Preventing Lead Poisoning in Children
Approximately 500,000 U.S. children between ages one and five have blood lead levels at or above the latest CDC reference values. The CDC now recommends that children with blood lead levels between 3.5 and 5.0 micrograms per deciliter be provided case management to mitigate health effects and remove or control lead exposure sources, according to state and local provisions.
Despite an overall decline in blood lead levels in children across the United States, significant disparities in exposure to lead exist by geographic location and race/ethnicity. Additionally, children from households with incomes below the federal poverty level are more likely to be exposed to lead. There are many locations in the United States where large numbers of children have blood lead levels at or above the blood lead reference value.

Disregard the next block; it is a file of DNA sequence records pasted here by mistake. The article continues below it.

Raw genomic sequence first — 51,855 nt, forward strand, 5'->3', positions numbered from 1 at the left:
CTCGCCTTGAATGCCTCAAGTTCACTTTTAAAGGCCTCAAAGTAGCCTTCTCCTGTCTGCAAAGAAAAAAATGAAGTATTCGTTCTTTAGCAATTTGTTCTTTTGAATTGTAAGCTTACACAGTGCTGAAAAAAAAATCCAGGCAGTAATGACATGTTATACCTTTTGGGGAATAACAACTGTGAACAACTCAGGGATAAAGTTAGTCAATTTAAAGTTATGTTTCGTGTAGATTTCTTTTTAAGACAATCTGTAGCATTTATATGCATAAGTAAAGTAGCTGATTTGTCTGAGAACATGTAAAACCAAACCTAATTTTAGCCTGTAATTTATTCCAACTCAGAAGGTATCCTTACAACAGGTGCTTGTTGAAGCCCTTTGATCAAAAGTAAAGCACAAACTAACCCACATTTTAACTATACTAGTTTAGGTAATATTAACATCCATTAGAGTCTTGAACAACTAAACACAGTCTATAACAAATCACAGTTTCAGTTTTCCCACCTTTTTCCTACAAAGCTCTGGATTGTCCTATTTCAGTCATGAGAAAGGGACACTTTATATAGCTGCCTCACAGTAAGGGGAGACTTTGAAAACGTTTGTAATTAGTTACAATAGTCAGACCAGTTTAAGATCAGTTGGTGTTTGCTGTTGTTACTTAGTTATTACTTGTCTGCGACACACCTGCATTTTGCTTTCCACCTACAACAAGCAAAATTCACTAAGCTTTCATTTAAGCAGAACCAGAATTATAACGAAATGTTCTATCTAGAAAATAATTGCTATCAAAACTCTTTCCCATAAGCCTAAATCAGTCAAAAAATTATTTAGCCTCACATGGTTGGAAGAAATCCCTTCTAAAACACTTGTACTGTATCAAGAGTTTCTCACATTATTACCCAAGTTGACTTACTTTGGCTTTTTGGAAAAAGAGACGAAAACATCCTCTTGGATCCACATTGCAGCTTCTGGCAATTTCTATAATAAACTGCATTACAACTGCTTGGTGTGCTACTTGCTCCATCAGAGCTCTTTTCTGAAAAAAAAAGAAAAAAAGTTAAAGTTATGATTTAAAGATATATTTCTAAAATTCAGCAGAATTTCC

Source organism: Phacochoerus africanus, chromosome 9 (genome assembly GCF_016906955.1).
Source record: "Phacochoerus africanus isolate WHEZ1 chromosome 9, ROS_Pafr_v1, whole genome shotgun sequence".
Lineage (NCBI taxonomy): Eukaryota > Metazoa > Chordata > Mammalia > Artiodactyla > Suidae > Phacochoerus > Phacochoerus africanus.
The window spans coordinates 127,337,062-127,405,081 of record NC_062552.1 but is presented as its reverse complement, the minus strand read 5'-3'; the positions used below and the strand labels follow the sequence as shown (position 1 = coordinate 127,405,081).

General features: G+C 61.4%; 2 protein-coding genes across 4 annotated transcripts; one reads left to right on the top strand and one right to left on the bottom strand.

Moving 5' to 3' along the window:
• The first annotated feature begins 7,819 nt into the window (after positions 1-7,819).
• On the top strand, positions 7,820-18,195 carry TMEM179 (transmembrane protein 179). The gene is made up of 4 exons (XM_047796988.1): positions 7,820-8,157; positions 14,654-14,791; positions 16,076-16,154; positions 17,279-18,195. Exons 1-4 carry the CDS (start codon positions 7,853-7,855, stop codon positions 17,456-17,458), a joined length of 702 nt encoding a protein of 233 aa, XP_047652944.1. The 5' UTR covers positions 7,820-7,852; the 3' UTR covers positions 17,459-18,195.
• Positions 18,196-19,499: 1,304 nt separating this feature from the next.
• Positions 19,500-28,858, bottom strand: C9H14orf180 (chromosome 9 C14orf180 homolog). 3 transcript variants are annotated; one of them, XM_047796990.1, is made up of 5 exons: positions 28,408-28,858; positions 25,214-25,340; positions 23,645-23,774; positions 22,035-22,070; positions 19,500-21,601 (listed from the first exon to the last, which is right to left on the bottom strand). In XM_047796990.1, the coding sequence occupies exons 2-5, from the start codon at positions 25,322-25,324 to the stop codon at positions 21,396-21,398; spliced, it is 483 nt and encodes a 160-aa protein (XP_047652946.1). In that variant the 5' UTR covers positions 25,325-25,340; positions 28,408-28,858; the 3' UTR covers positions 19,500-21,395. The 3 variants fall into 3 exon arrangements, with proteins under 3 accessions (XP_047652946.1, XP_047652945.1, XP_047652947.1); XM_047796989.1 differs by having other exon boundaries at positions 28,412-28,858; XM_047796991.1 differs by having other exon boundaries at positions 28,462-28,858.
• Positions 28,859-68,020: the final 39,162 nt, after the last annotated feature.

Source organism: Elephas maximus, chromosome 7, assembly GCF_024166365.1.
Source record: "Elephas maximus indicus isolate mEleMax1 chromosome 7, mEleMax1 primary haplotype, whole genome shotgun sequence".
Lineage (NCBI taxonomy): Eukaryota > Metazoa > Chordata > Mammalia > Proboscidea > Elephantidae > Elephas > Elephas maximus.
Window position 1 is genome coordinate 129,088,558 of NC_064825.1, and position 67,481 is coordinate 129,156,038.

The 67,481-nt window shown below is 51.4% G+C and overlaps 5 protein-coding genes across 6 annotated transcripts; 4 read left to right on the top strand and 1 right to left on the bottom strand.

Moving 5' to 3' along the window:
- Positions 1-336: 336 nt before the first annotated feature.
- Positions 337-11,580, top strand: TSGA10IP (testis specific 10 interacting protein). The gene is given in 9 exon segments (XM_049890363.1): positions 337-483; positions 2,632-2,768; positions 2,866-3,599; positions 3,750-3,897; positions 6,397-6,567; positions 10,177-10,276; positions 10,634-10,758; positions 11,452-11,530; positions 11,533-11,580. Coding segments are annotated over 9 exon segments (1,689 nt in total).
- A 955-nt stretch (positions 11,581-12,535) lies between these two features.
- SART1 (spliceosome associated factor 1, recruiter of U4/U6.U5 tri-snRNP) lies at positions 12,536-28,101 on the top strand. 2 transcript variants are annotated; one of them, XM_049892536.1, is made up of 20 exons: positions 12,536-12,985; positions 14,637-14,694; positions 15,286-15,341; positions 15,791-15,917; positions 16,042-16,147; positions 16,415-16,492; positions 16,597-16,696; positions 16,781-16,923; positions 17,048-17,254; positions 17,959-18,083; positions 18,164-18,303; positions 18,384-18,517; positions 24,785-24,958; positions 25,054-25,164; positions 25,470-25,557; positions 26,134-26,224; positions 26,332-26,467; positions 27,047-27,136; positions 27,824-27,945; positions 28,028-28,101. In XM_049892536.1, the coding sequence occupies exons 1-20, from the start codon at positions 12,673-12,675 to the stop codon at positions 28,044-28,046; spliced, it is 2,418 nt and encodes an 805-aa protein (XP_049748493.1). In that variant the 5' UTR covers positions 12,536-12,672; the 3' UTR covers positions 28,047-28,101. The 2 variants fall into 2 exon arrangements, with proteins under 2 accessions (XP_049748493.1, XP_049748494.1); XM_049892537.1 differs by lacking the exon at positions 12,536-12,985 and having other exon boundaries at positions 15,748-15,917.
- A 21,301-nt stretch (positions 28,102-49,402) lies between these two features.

Contributing to this problem, fewer children received blood lead testing because the Covid-19 pandemic disrupted access to care. In some places, as many as two out of three children missed being tested during the early part of the pandemic.
Children’s blood lead levels should be tested according to the following:
Children enrolled in Medicaid must be tested at 12 months and 24 months.
In addition, children between the ages of 24 and 72 months with no record of a previous blood lead test should be tested.
All children at higher risk for lead poisoning should be tested according to state and local guidelines.
If you are unsure if your child has had adequate blood lead testing, contact your pediatrician and/or Heartland Panda Pediatrics.